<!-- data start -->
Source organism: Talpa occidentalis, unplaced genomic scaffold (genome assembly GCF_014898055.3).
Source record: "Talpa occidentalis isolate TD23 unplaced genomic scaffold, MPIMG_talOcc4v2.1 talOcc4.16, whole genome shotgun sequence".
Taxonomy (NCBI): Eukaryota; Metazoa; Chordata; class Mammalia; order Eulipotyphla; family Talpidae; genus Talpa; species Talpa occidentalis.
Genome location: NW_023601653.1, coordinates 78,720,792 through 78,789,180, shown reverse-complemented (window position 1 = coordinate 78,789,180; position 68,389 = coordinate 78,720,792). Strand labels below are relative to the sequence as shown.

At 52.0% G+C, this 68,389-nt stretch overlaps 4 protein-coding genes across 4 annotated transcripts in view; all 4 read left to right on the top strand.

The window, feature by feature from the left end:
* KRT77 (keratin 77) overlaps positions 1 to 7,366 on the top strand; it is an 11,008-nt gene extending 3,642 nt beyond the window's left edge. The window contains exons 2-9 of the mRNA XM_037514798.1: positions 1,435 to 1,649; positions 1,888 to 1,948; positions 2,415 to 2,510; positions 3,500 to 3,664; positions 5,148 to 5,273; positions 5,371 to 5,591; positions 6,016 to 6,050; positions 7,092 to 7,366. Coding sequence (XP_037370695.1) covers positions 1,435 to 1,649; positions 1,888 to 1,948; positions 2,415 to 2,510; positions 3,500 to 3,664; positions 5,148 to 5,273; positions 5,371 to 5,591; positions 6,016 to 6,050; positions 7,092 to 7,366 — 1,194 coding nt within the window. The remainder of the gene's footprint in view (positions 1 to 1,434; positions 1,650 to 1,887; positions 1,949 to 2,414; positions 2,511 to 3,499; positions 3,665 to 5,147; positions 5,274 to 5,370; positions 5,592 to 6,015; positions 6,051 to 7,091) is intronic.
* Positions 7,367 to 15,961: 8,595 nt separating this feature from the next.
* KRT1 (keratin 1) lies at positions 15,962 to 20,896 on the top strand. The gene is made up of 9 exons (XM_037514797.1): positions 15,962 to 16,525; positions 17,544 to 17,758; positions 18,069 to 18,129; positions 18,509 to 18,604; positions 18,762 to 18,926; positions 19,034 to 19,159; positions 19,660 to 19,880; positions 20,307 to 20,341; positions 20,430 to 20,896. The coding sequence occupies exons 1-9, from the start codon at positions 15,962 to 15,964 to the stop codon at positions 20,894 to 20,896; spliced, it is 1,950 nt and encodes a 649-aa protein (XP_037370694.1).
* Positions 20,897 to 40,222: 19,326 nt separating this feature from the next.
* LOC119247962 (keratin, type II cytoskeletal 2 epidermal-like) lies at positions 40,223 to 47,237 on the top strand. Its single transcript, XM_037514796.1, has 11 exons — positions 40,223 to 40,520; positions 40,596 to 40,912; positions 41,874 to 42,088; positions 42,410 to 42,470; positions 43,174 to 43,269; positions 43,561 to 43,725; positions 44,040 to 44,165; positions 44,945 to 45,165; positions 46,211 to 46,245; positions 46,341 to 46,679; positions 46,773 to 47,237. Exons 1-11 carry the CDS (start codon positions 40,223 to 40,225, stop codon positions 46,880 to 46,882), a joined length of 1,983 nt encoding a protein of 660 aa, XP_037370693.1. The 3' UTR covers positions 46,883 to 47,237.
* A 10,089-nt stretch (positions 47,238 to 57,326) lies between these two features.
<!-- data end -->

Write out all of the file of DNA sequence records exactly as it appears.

Source organism: Talpa occidentalis, unplaced genomic scaffold (genome assembly GCF_014898055.3).
Source record: "Talpa occidentalis isolate TD23 unplaced genomic scaffold, MPIMG_talOcc4v2.1 talOcc4.16, whole genome shotgun sequence".
Taxonomy (NCBI): Eukaryota; Metazoa; Chordata; class Mammalia; order Eulipotyphla; family Talpidae; genus Talpa; species Talpa occidentalis.
Genome location: NW_023601653.1, coordinates 78,720,792 through 78,789,180, shown reverse-complemented (window position 1 = coordinate 78,789,180; position 68,389 = coordinate 78,720,792). Strand labels below are relative to the sequence as shown.

At 52.0% G+C, this 68,389-nt stretch overlaps 4 protein-coding genes across 4 annotated transcripts in view; all 4 read left to right on the top strand.

The window, feature by feature from the left end:
* KRT77 (keratin 77) overlaps positions 1 to 7,366 on the top strand; it is an 11,008-nt gene extending 3,642 nt beyond the window's left edge. The window contains exons 2-9 of the mRNA XM_037514798.1: positions 1,435 to 1,649; positions 1,888 to 1,948; positions 2,415 to 2,510; positions 3,500 to 3,664; positions 5,148 to 5,273; positions 5,371 to 5,591; positions 6,016 to 6,050; positions 7,092 to 7,366. Coding sequence (XP_037370695.1) covers positions 1,435 to 1,649; positions 1,888 to 1,948; positions 2,415 to 2,510; positions 3,500 to 3,664; positions 5,148 to 5,273; positions 5,371 to 5,591; positions 6,016 to 6,050; positions 7,092 to 7,366 — 1,194 coding nt within the window. The remainder of the gene's footprint in view (positions 1 to 1,434; positions 1,650 to 1,887; positions 1,949 to 2,414; positions 2,511 to 3,499; positions 3,665 to 5,147; positions 5,274 to 5,370; positions 5,592 to 6,015; positions 6,051 to 7,091) is intronic.
* Positions 7,367 to 15,961: 8,595 nt separating this feature from the next.
* KRT1 (keratin 1) lies at positions 15,962 to 20,896 on the top strand. The gene is made up of 9 exons (XM_037514797.1): positions 15,962 to 16,525; positions 17,544 to 17,758; positions 18,069 to 18,129; positions 18,509 to 18,604; positions 18,762 to 18,926; positions 19,034 to 19,159; positions 19,660 to 19,880; positions 20,307 to 20,341; positions 20,430 to 20,896. The coding sequence occupies exons 1-9, from the start codon at positions 15,962 to 15,964 to the stop codon at positions 20,894 to 20,896; spliced, it is 1,950 nt and encodes a 649-aa protein (XP_037370694.1).
* Positions 20,897 to 40,222: 19,326 nt separating this feature from the next.
* LOC119247962 (keratin, type II cytoskeletal 2 epidermal-like) lies at positions 40,223 to 47,237 on the top strand. Its single transcript, XM_037514796.1, has 11 exons — positions 40,223 to 40,520; positions 40,596 to 40,912; positions 41,874 to 42,088; positions 42,410 to 42,470; positions 43,174 to 43,269; positions 43,561 to 43,725; positions 44,040 to 44,165; positions 44,945 to 45,165; positions 46,211 to 46,245; positions 46,341 to 46,679; positions 46,773 to 47,237. Exons 1-11 carry the CDS (start codon positions 40,223 to 40,225, stop codon positions 46,880 to 46,882), a joined length of 1,983 nt encoding a protein of 660 aa, XP_037370693.1. The 3' UTR covers positions 46,883 to 47,237.
* A 10,089-nt stretch (positions 47,238 to 57,326) lies between these two features.